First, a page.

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Trafficking fear as record numbers of migrant children arrive alone

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Trafficking fear as record numbers of migrant children arrive alone


Record numbers of migrant children are arriving on their own to Europe and elsewhere, leaving them vulnerable to exploitation by traffickers, it has been claimed.

Nearly 100,000 unaccompanied youngsters put in asylum requests across the globe last year, treble the number in 2014 and the highest since records began in 2006, says the UN’s refugee agency (UNHCR).

Campaigners say at least 10,000 of them have gone missing in Europe alone, prompting fears they have been used as slaves or sexually-exploited.

Missing Children Europe (MCE) says a growing number of children are living in the shadows of society and that EU countries must do more to address the problem.

Why so many unaccompanied children?

The issue should be framed in the key finding from the UNHCR’s Global Trends report: a record 65.3 million worldwide have been forced to go on-the-run, up from 59.5 million in 2014.

One of the key drivers is the civil war in Syria, which has seen refugees flow into Lebanon, Turkey and beyond to the EU.

The UNHCR says even though asylum applications have increased overall, the proportion of applicants that are unaccompanied children has risen at a faster rate.

MCE says of the near 100,000 migrant children who arrived unaccompanied last year, 42 percent were under the age of 15.

The trend has continued: 92 percent of the 7,567 children who have arrived in Italy by sea between January and May this year have been unaccompanied.

MCE’s director general, Delphine Moralis, told Euronews some youngsters were being split from their families en route, while others set off on their own from war zones like Syria, helped by their families who sell everything to pay for their transit.

She admitted some children were going it alone or pretending to be adults to stand a better chance of being granted asylum.

What problems are they facing in Europe when they arrive?

One of the reasons youngsters pretend they are adults is to avoid being trapped in the asylum process, which in some countries can last up to two years.

UNICEF says many children, especially those unaccompanied, have fallen between the cracks of asylum systems that are ‘overstretched, slow and uneven’.

“All too often children are held behind bars – in detention facilities or in police custody – because of a lack of space in child protection,” says a UNICEF report on the issue.

Is there really 10,000 migrant children missing?

Moralis says Europol’s claim that 10,000 migrant children have disappeared from the radar is likely to be conservative.

She said Germany’s federal police have reported 8,600 refugee children have gone missing, while of 1,800 that arrived in a Swedish coastal resort more than half went on the run.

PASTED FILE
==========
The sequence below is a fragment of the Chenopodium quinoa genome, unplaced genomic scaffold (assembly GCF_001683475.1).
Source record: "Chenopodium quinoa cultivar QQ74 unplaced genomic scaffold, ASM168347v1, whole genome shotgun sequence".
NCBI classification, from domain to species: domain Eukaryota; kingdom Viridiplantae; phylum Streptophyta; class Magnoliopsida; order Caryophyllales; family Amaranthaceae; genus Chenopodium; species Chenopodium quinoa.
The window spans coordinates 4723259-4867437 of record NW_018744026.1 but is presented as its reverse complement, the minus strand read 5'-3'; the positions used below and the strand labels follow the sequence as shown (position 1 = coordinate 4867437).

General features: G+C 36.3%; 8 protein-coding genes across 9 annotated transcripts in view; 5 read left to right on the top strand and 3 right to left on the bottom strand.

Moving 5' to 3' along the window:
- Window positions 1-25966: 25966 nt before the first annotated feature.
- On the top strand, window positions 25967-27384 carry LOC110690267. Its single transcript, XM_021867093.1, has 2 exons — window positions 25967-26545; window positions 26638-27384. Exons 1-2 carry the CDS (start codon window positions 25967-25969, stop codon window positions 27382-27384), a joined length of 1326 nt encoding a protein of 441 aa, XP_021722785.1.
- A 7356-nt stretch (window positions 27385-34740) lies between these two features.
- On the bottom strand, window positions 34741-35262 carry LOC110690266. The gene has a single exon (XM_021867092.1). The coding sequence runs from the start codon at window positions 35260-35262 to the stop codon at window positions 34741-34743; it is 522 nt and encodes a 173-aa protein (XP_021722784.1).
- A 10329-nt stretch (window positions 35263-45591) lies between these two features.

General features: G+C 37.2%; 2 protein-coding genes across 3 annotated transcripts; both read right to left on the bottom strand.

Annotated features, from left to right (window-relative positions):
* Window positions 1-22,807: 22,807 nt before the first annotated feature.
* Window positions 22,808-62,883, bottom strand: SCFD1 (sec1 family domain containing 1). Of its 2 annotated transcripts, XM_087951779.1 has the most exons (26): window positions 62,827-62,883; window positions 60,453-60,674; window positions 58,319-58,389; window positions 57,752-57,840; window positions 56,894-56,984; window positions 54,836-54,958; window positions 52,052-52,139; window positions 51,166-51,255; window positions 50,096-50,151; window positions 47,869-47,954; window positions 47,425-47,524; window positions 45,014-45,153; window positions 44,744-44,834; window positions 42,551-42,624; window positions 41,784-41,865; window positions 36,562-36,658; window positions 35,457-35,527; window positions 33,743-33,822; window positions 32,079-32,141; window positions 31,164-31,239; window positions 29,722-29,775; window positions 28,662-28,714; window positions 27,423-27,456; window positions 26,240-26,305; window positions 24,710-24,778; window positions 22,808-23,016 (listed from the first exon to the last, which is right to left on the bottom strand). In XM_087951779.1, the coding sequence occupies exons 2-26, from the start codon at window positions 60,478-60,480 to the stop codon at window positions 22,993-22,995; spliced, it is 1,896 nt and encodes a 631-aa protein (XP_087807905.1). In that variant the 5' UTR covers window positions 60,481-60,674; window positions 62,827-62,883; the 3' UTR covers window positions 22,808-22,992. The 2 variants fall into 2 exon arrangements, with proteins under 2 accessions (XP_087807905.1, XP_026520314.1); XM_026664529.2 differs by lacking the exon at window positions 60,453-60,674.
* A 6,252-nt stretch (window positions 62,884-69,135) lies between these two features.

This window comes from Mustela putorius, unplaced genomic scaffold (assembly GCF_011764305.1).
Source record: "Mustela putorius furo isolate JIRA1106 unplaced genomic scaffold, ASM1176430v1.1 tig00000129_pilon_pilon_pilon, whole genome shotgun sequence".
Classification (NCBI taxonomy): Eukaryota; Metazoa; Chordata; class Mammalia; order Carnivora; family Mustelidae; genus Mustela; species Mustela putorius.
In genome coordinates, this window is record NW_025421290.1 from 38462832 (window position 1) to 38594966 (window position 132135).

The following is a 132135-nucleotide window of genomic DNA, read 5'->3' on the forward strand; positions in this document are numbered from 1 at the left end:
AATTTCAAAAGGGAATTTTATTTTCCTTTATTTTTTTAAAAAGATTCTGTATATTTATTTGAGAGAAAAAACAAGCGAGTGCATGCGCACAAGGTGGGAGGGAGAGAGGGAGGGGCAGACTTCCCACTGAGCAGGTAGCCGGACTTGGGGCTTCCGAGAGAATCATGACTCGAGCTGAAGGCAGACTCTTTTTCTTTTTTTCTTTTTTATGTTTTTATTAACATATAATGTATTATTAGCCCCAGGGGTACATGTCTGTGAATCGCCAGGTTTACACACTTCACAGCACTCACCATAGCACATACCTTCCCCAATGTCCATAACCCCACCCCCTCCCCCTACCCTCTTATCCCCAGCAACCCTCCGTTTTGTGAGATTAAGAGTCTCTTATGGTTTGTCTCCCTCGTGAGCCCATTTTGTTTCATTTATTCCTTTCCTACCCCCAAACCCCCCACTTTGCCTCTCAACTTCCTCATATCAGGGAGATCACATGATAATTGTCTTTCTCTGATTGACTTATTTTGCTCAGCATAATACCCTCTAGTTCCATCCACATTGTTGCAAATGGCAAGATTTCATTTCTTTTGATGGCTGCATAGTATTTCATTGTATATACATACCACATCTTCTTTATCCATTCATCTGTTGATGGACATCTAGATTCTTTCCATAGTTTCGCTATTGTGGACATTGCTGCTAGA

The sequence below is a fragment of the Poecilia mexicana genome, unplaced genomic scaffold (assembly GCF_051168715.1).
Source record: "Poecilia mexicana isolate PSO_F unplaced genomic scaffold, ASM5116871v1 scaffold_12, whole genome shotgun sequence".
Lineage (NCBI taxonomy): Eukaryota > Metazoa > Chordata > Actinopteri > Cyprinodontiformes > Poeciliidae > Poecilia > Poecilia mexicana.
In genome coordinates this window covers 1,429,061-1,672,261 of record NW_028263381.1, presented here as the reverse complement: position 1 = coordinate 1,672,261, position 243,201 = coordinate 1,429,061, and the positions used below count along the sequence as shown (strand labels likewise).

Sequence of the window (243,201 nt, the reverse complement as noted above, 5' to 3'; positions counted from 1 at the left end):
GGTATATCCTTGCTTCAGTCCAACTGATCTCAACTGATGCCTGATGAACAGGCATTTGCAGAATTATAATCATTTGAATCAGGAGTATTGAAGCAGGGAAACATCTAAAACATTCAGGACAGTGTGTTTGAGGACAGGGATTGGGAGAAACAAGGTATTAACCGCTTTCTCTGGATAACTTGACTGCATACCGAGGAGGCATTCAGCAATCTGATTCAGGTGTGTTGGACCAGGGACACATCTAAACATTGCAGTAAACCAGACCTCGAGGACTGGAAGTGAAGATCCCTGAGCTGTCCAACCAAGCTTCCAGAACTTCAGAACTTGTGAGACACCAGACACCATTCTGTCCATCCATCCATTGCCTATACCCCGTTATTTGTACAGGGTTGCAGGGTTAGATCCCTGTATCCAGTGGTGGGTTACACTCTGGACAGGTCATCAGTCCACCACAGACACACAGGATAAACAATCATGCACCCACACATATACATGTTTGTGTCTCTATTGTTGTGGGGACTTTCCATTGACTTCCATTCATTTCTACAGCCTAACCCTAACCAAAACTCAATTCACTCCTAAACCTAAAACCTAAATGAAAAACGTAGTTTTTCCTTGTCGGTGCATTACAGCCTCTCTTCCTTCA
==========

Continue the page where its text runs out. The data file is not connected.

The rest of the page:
“Frankly it doesn’t matter anymore whether it’s 10,000 or 12,000 it is a problem we should really try to address,” said Moralis. “I think that [the increase in the number of unaccompanied children] changes the discourse we should have on the situation of migrants. It is becoming more and more a children’s crisis rather than a migrant’s crisis and I think we should focus on that.”

Why do they feel compelled to go on the run?

Moralis says her NGO studied seven EU countries and found many were unprepared to prevent children from going missing.

She also claimed not enough people are coming forward to help the children. She said in Italy and Greece the system of finding guardians for the children wasn’t working, while Human Rights Watch has flagged up problems on the issue in Sweden and Germany.

UNICEF, meanwhile, says a mistrust in authorities or the long wait for their cases to be processed has seen children run away.

Moralis added there was also a growing link between the smugglers that bring the children to Europe and the traffickers who exploit them for labour or sex, once they arrive.

What’s being done?

EU states were asked last year to relocate around 100,000 refugees from Italy and Greece, giving priority to unaccompanied children.

But just two percent of that number have been taken in, including just 23 unaccompanied youngsters.

Austria, Croatia, Hungary, Poland and Slovakia have not taken part in the scheme at all.

Moralis said: “It is frustrating and I think it’s worrying to see that Europe which is built on values, is leaving a very big group of children in the cold.

“I don’t think we’re looking at this in the right way. Protection of children is part of the treaties of the EU I think we should remember we have an obligation to protect them and that all children are equal whether they are migrants or not.

“The 11-month old baby that I played with in a Greece refugee camp last week has all the same rights as a child who grows up in our country.

“There is a general lack of awareness of the fact that this concerns very young children who are in very vulnerable situations.

“They constitute 40 percent of the problem but they seem absent in the discourse were having on migration.”

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